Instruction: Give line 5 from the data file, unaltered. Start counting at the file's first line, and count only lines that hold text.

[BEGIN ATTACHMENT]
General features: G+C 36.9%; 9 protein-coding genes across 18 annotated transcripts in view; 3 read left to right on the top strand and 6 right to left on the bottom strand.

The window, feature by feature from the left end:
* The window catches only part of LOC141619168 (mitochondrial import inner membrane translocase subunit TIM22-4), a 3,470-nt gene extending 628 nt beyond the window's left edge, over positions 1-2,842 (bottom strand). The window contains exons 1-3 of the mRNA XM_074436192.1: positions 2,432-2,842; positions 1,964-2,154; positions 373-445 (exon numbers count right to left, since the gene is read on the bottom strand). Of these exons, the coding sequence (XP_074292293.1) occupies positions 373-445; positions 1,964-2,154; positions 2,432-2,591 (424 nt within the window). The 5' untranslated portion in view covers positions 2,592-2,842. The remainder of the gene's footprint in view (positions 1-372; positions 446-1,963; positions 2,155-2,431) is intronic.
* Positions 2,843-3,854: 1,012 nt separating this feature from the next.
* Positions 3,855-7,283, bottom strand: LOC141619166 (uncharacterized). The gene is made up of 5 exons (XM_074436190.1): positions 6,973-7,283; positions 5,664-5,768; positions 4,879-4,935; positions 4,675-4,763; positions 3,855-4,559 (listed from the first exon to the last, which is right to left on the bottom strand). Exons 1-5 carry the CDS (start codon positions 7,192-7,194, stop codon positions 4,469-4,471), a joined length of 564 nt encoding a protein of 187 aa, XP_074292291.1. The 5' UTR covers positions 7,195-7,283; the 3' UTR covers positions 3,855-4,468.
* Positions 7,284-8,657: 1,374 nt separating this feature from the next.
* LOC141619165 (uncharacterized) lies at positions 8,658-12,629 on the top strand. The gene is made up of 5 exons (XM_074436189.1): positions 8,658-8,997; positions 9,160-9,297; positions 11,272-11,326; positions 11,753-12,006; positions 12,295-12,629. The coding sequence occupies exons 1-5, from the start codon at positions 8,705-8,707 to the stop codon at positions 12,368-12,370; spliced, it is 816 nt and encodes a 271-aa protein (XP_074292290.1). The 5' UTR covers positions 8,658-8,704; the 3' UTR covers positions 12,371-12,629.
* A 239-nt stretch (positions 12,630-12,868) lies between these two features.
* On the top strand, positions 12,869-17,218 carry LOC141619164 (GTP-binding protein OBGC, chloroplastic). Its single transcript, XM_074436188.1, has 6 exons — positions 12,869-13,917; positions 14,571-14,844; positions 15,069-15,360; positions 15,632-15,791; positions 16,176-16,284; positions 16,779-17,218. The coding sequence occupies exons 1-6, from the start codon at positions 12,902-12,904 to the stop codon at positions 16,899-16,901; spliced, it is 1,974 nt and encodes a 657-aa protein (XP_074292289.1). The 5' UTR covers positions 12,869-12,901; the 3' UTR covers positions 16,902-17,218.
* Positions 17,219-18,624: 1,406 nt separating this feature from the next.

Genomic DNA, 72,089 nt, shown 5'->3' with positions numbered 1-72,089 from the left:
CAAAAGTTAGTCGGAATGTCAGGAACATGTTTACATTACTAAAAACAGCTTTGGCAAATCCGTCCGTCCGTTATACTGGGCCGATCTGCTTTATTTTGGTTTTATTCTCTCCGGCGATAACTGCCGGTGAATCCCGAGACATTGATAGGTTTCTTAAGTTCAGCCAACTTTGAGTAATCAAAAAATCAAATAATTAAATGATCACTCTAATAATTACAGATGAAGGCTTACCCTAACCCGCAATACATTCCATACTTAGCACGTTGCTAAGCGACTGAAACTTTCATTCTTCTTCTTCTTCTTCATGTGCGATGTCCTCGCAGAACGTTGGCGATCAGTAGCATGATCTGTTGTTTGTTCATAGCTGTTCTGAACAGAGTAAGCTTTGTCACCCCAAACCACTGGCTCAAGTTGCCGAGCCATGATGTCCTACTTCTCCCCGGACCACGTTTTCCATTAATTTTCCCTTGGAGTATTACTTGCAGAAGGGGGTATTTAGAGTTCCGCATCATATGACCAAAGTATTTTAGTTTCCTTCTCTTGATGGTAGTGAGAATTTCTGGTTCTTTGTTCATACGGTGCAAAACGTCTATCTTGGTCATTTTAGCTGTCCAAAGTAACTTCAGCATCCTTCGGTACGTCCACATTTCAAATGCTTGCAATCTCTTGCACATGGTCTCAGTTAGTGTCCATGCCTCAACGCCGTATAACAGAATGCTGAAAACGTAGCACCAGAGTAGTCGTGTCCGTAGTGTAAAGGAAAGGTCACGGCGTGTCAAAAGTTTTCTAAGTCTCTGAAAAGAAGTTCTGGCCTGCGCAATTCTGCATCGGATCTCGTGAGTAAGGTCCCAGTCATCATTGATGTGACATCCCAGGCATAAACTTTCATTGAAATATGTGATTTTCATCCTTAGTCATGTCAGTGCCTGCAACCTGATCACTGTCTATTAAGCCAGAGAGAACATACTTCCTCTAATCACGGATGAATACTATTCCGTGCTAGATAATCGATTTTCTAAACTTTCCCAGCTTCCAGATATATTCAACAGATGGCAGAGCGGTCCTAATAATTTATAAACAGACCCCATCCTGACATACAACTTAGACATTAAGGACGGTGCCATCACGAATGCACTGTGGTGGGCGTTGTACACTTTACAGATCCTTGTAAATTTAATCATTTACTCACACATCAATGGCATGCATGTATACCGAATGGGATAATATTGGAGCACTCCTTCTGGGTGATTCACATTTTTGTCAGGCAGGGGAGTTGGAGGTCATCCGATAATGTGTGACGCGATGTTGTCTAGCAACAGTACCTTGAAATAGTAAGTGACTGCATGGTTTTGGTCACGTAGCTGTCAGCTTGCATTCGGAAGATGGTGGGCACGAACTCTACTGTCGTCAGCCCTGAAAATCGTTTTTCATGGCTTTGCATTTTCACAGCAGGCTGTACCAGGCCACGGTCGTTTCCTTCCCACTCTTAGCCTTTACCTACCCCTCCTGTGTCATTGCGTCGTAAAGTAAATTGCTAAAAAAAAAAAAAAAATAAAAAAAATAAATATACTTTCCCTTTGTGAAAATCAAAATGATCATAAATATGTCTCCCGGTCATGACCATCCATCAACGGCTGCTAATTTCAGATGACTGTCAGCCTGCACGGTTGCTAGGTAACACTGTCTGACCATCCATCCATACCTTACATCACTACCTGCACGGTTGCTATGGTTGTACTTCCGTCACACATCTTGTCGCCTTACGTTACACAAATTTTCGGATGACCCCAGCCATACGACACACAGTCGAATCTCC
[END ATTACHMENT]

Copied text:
* Positions 3,855-7,283, bottom strand: LOC141619166 (uncharacterized). The gene is made up of 5 exons (XM_074436190.1): positions 6,973-7,283; positions 5,664-5,768; positions 4,879-4,935; positions 4,675-4,763; positions 3,855-4,559 (listed from the first exon to the last, which is right to left on the bottom strand). Exons 1-5 carry the CDS (start codon positions 7,192-7,194, stop codon positions 4,469-4,471), a joined length of 564 nt encoding a protein of 187 aa, XP_074292291.1. The 5' UTR covers positions 7,195-7,283; the 3' UTR covers positions 3,855-4,468.